|Field||Arts Creativity Engineering|
|Birth||24 November 1907, Süßen, Göppingen, Stuttgart Government Region, Baden-Württemberg|
|Death||13 June 1996, Bad Überkingen, Göppingen, Stuttgart Government Region, Baden-Württemberg (aged 88 years)|
Friedrich Geiger (24 November 1907 – 13 June 1996) was a German automobile designer whose most notable cars, the pre-World War II Mercedes-Benz 540K and post-war Mercedes-Benz 300SL, are among the most highly regarded in automotive history.
Born in Süßen in the Swabian region of southern Germany, Geiger originally trained as a cartwright, before studying as a design engineer at University prior to joining Daimler-Benz in April 1933. He began in the special vehicles manufacturing department, where, in the 1930s, he was responsible for the 500K and 540K sports cars.
He left Daimler-Benz in April 1948, but returned to the company barely two years later, this time as a test engineer in the styling department. He became head of styling within a few years, after designing the iconic 300SL gullwing coupé, named one of the ten greatest Mercedes ever built and one of the 25 greatest cars of the 20th century.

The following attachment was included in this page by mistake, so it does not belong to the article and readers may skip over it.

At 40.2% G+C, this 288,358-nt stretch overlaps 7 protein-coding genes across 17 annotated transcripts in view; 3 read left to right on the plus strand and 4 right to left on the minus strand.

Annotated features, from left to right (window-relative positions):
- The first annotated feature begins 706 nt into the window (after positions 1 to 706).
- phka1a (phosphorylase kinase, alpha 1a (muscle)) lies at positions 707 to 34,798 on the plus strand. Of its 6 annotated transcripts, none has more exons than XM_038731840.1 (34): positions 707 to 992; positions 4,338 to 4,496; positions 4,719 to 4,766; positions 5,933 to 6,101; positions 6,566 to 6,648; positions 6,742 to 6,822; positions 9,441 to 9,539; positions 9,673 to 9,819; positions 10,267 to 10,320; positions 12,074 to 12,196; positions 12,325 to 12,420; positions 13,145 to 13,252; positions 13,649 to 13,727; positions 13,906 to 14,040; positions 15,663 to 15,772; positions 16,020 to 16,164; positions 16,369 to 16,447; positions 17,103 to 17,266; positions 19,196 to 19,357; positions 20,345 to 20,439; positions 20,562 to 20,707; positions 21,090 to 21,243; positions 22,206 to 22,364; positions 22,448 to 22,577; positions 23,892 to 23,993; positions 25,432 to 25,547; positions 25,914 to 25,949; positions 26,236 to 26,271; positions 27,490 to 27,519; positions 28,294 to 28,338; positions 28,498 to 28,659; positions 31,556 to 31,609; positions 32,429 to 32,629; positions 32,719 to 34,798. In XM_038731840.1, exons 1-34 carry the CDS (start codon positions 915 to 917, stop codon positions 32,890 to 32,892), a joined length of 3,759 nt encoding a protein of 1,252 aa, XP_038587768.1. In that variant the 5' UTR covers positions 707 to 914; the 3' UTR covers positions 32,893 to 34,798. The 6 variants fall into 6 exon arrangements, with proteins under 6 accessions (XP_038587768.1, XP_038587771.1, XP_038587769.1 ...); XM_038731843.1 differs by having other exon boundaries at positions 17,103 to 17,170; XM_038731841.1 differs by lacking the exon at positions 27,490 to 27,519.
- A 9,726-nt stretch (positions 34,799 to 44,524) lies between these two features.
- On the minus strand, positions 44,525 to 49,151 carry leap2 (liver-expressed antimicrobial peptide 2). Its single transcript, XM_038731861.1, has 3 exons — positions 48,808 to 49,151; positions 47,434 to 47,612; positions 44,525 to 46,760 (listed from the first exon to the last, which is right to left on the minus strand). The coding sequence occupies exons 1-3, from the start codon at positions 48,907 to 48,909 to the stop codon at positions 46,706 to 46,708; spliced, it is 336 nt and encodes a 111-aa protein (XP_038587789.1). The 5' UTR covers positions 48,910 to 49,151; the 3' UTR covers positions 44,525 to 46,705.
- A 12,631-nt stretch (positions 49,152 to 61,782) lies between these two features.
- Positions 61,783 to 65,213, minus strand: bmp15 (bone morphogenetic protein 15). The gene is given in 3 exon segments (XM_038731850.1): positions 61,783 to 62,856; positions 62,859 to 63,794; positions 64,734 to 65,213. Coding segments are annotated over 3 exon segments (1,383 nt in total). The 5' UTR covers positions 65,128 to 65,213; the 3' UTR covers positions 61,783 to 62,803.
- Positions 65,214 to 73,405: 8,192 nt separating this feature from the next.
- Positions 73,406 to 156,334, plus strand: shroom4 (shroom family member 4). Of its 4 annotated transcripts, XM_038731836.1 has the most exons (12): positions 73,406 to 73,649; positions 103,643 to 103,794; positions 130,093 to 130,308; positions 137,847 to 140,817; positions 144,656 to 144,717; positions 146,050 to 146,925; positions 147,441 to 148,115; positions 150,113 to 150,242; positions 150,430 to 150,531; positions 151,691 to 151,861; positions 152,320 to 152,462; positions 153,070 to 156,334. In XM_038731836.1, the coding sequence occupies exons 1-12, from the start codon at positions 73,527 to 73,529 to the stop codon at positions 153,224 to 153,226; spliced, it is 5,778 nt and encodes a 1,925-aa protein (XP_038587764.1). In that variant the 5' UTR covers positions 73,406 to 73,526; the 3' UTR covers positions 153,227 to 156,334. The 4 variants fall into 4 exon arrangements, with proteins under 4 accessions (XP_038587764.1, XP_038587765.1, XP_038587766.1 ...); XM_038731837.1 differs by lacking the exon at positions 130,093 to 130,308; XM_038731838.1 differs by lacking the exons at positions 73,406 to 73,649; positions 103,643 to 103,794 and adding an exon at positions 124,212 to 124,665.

He continued to work at Daimler-Benz until his retirement in December 1973, by which time he had helped create the W111/W112 (1959) and W110 (1961) "Fintails", the W113 "Pagoda" (1963) and R107 (1971) SL coupé/convertibles, the W108/109 (1965) and W116 (1972) series of the S-Class, and the ultra-luxurious and long-lived Mercedes-Benz 600 limousine (1963).
He was succeeded by Bruno Sacco, one of his staff at the styling department, who would go on to be shortlisted as one of the car designers of the century. He died in Bad Überkingen in 1996, aged 88. On the centenary of his birth in March 2007 Sacco paid tribute to his mentor, acknowledging the outstanding reputation he enjoys among younger automotive designers thanks to the timelessness of his designs.